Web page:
Kiku modestly took a sip out of his sake cup and relished the warm burn it gave his stomach. “…what significance does my birthday take in this? Don’t you do this almost every time?”

Yung Soo blows a raspberry and Yao utters a cry of half-exasperation, half-rage. Bataar and Khenpo merely chuckled on their respective cushions, poking the still-whirring hotpot in the hopes of finding a missed piece of meat or shrimp. Henry, Jaidee, and Sally brought up the subject of boybands and the conversations rose to an uproar. Kim volunteered to wash the dishes and Kiku helped, not in the mood to be in the way of a drunken, enthusiastic Yung Soo talking about his ‘world famous boybands’, Lin talking about her actors being ‘way better’—“Oh god, that was in 2004. Get over it, Lin”—and Yao reminiscing.

He sat on the dining table and watched as Kim moved from one place to another like her traditional dancers. Indeed the kitchen was her domain, if not Jaidee’s too, when he wasn’t out being too flashy and nerdy at the same time (quite a feat, honestly). And though Kiku had never really been a fan of spicy things, he loved the scents from their dishes. He busied himself making tea for all of them.

“What are you thinking?” Kim said with a smile in her voice. “You’ve been unusually quiet all evening, especially with the sake you drank.”

Kiku laughed a bit at himself. “That’s exactly it, I’m afraid.”

Kim raised an eyebrow. “…what about this evening?”

He looked wistfully at the clock as if to read something otherworldly and intangible. Kim muttered something about ‘foreigners’ under her breath but understood all the same. “Expecting someone?” she prompted instead.

Kiku returned to himself. “I’m not getting my hopes up. Our times are different after all.”

Kim laughed, boyish and bark-like it startled him a bit, but then again, this particular sister has always been somewhat feisty. “Oh please, you’re practically pinning. Get out there hand have some fun, I’ll take care of the tea.”

“You’re a guest, Vietnam.”

“…that may be true but still, everyone else out there’s got better sense than you to go enjoy themselves. Come now.”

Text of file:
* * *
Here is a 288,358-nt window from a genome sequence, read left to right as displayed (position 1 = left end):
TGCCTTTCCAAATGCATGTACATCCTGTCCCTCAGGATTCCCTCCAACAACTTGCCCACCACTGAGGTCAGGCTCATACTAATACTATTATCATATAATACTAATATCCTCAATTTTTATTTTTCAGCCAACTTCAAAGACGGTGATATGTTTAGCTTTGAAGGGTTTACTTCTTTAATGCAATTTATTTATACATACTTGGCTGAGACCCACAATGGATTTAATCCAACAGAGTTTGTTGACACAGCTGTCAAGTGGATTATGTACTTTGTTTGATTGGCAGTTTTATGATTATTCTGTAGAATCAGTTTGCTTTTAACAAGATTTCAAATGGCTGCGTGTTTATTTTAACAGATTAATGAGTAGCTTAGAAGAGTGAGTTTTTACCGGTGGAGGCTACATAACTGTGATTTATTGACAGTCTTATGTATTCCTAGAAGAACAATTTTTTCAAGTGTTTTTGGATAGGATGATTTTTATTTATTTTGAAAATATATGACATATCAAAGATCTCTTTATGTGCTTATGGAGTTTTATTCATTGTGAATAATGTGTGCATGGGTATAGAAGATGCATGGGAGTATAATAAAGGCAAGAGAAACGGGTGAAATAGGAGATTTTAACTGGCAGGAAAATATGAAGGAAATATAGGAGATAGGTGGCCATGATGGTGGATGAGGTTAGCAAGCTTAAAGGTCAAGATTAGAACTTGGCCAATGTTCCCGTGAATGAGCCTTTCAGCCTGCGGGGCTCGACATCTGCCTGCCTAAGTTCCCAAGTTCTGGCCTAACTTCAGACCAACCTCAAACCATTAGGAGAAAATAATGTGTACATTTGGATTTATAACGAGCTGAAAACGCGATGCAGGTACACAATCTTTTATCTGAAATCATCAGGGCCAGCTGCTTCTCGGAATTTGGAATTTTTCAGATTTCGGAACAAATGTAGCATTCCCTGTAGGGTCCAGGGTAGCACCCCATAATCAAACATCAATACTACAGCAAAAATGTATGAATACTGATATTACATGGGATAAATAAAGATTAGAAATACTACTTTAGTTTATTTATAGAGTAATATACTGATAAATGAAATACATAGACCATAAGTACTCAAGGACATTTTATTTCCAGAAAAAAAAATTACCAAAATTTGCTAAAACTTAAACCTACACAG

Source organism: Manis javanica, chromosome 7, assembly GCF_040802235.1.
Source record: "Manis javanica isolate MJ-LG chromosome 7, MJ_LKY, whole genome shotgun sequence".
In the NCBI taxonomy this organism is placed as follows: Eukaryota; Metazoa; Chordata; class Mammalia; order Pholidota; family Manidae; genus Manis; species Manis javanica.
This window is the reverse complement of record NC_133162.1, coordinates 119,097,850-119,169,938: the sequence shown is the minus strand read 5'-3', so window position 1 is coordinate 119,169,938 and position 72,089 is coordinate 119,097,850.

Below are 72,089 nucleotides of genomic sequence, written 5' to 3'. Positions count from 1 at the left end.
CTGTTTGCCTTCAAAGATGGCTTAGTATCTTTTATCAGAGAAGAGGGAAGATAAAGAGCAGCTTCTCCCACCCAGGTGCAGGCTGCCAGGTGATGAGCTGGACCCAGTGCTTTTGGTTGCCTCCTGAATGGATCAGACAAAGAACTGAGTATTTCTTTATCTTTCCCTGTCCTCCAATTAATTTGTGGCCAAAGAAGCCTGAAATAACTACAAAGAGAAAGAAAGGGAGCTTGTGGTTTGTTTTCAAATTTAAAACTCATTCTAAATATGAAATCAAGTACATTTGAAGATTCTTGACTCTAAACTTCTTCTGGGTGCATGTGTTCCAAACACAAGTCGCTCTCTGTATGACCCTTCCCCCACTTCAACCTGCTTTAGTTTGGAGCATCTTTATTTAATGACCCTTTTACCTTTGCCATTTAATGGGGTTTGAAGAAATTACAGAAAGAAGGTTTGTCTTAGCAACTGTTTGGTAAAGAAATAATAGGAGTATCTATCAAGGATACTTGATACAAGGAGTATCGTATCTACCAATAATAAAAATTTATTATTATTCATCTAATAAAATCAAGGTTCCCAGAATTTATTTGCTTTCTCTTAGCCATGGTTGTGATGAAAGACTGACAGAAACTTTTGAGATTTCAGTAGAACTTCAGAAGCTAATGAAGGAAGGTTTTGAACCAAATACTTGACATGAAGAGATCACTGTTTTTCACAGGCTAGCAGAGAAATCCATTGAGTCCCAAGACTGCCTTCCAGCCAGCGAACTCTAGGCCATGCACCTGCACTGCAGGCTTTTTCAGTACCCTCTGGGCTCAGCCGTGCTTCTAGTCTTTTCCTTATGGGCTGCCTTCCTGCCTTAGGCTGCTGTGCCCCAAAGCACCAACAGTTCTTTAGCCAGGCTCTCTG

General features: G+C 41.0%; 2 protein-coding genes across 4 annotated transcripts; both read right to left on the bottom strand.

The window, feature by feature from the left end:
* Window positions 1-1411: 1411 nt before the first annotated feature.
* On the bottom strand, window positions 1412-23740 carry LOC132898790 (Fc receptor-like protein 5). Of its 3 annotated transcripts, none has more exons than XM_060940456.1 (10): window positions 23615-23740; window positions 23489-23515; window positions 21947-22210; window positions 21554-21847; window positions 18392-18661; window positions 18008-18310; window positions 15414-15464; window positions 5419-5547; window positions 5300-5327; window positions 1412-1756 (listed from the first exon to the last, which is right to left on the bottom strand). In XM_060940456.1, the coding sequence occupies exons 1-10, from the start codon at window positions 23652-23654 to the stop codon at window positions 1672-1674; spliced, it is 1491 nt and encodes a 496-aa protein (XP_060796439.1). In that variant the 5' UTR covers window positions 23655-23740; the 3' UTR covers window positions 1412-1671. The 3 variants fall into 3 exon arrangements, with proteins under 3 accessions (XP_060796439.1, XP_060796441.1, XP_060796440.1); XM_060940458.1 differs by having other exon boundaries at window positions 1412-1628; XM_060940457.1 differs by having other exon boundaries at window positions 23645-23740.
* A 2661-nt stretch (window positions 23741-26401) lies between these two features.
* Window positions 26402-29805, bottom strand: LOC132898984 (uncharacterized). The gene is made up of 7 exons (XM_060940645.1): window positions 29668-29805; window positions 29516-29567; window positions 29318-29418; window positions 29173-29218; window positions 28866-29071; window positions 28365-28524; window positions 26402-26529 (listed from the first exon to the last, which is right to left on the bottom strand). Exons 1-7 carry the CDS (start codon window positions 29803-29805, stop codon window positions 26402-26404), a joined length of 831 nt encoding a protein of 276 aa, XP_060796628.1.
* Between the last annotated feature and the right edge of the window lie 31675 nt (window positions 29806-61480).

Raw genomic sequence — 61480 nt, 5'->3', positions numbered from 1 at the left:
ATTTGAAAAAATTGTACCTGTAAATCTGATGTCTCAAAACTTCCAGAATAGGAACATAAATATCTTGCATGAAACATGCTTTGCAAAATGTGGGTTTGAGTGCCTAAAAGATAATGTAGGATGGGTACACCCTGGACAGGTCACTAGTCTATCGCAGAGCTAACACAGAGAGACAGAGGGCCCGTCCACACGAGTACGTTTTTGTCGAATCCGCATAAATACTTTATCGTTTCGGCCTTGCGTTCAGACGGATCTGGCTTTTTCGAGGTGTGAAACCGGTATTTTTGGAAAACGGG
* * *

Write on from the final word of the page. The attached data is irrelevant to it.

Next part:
Kiku sighed and left the kitchen, resuming his seat around the kotatsu. Yung Soo and Yao were currently in song. Super Junior M, Kiku thought and hummed along.

A few hours and several, loud, very bad renditions of various pop songs later, Henry turned on the karaoke machine.

“Shit! There was one all along?!” Jaidee exclaimed. If cats could throw back the boots hurled at them every time they tried to caterwaul, they would aim them at Kiku’s house, out of rivalry or annoyance, it would be hard to tell.

- - - -

Herakles, panting and breathless, having just caught the last train from the airport, arrived at Kiku’s doorstep with apprehension threatening to overwork his heart.

Eleven in the evening, his wristwatch glared, even though it was neither digital nor glow in the dark. An hour to go before he missed Japan’s birthday. Would this visit still be worth it? He was suddenly hesitant to knock on the door.

From within the house, he heard Chinese ballads being hollered into a microphone and laughed a bit, despite himself. Stalling for no one in particular, Herakles listened as the last few notes of trashy karaoke music died down and shouts of who would be singing next were heard.

“Oi! Japan, where are you going?”

“A breath of fresh air, you two are killing me.”

“You promised a duet!”

A few notes struck up again. “…what, Hong Kong, stop showing off by singing English songs.”

“I can do that too!”

Herakles barely had time to marvel at the unusual number of visitors Kiku had in his home when the front door slid open.

Deep brown eyes widened in surprise. “Ah.”

Herakles blinked and for a moment, they were both frozen where they were. “Happy Birthday Japan,” he greeted awkwardly.

Kiku was still in a slight state of shock. “Th-thank you.” Quickly, he slid the door shut behind him. “How long have you been standing here? It must be cold,” he added in a whisper, now very unsure of how to start the conversation with him.

“I just arrived,” Herakles replied and deftly took his hand, tugging him gently for a walk. “I’m sorry I’m late.”

Kiku regained his pace and composure. “I was waiting,” he began quietly. “But I’m really glad you came.”

“A present,” Herakles said, holding a box out. Kiku, once more, was pleasantly surprised and took it with a bow of thanks.

“It’s heavy,” he noted. In the evening darkness, he didn’t see Herakles’ own blush bloom on his face.

“Open it later when you’re back home. It’s just a little something I made.”

A tiny excitement bubbled in Kiku’s chest at the words. With silent promise, he carried the package more gently. They stopped in the middle of the garden path, feeling cold sludge under their shoes (or slippers in Kiku’s case) and smelling the crisp February air. Dew on the petals of a few winter flowers reflected the light coming from the house. It was as if he and Herakles were in the middle of a billion tiny stars.

“They sure are loud,” Herakles noted, talking about the singing coming from the living room.